“It’s all about hoop, and I’m using that word here that from this day forward, that’s what we’re going to do,” Vaughn said. “Basketball is factual. You get the rebound, that’s a fact. You box, it’s a fact. You do it, that’s a fact. We’re going to make this thing factual. It will be about basketball and we will live in this space.

As if Irving’s slipperiness with the facts wasn’t the reason it metastasized into the situation he and the Nets found themselves in this month. It was hard to say the Nets were back to normal just yet. The scene inside the Barclays press conference room on Sunday showed just how spotty it all was. As Irving spoke, Shetellia Riley Irving, his agent and mother-in-law, and Tamika Tremaglio, the NBPA’s chief executive, listened a few feet away, as did other union officials.

When a reporter exposed the scene above, among the protesters who had come out in support, Irving hesitated. That conversation would be for another day, he said. This press conference about the game.

Hours earlier, Irving had proclaimed he had realized the voice he carries, the one with 4.7 million Twitter followers and the pedestal attached to international fame, and now he hoped to harness it.

“It’s a great moment for me, because I can learn through this process that the power of my voice is very strong,” Irving said that afternoon. “The influence I have within my community is very strong and I want to be responsible for it. To do this, you must admit that you are wrong in cases where you hurt people, and it affects them.

But when another reporter asked if the protesters had come out as a result of what he had done, he again hesitated.

“Again,” he said. “I’m just here to focus on the game.”

The time for mea culpas may be over, at least for Irving. Basketball questions will soon fill the void left by the chaos of the past few weeks. A daily trance will take over after the malaise that destabilized a franchise.

Irving missed eight games in a most unusual way, punished not for what he said, but for what he then refused to say despite opportunity after opportunity to do so. He said he could still pursue legal options to rectify the eight salary games he lost, although there is no timeline in place for that process. PANB OfficersAs union vice president Jaylen Browncan I have CONTESTATION with his suspension and terms of his return, but the NBPA will not grieve the league against the Nets, Tremaglio said Athleticism.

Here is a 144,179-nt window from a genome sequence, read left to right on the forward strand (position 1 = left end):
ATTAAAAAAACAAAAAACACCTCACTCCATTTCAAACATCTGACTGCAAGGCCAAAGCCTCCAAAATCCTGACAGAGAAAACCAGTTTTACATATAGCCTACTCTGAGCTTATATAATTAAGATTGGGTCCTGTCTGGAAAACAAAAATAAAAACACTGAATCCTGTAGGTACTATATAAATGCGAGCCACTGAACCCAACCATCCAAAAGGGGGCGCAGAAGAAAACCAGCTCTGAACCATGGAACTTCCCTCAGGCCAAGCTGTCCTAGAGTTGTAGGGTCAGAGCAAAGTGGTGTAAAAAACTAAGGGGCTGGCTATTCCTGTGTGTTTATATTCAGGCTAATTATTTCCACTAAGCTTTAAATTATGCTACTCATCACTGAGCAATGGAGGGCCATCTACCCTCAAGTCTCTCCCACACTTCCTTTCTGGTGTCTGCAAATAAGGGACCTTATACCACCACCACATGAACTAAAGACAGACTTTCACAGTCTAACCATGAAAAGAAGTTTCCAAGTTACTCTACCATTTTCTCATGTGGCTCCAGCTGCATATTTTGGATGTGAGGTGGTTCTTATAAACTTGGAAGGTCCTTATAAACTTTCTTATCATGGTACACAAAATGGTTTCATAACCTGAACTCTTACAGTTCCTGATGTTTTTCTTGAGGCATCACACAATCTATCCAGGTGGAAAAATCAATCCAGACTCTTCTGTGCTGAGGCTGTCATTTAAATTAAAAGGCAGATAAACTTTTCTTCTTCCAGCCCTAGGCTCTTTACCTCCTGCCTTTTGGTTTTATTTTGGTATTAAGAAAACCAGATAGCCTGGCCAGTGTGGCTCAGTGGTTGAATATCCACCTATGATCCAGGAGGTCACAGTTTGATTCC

Israelites United in Christ protesters line up at the Barclays Center in support of Kyrie Irving. (Mike Vorkunov / The Athletic)

Now Irving has found his voice. Others have already heard it and found it an opportunity to amplify theirs. It was hard not to hear him in Brooklyn on Sunday night.

But he will use it on his own terms, he reminded everyone on Sunday night. Ultimately, he chooses when to get the most out of the platform he has built. Irving asked for atonement, he asked for forgiveness and clarity, and after nearly a month of controversy he was asked when he would use that microphone to discuss what he was saying on his behalf.

“I would like to be on a platform where I could openly share how I feel without being harshly criticized or labeled or dealing with outside perceptions that have nothing to do with me,” he said. “Again, I said this morning, I just want to elaborate on everyone learning who Kai is, what AI is, and what I represent in my tribe. That’s it .”

(Photo by Kyrie Irving: Nathaniel S. Butler/NBAE via Getty Images)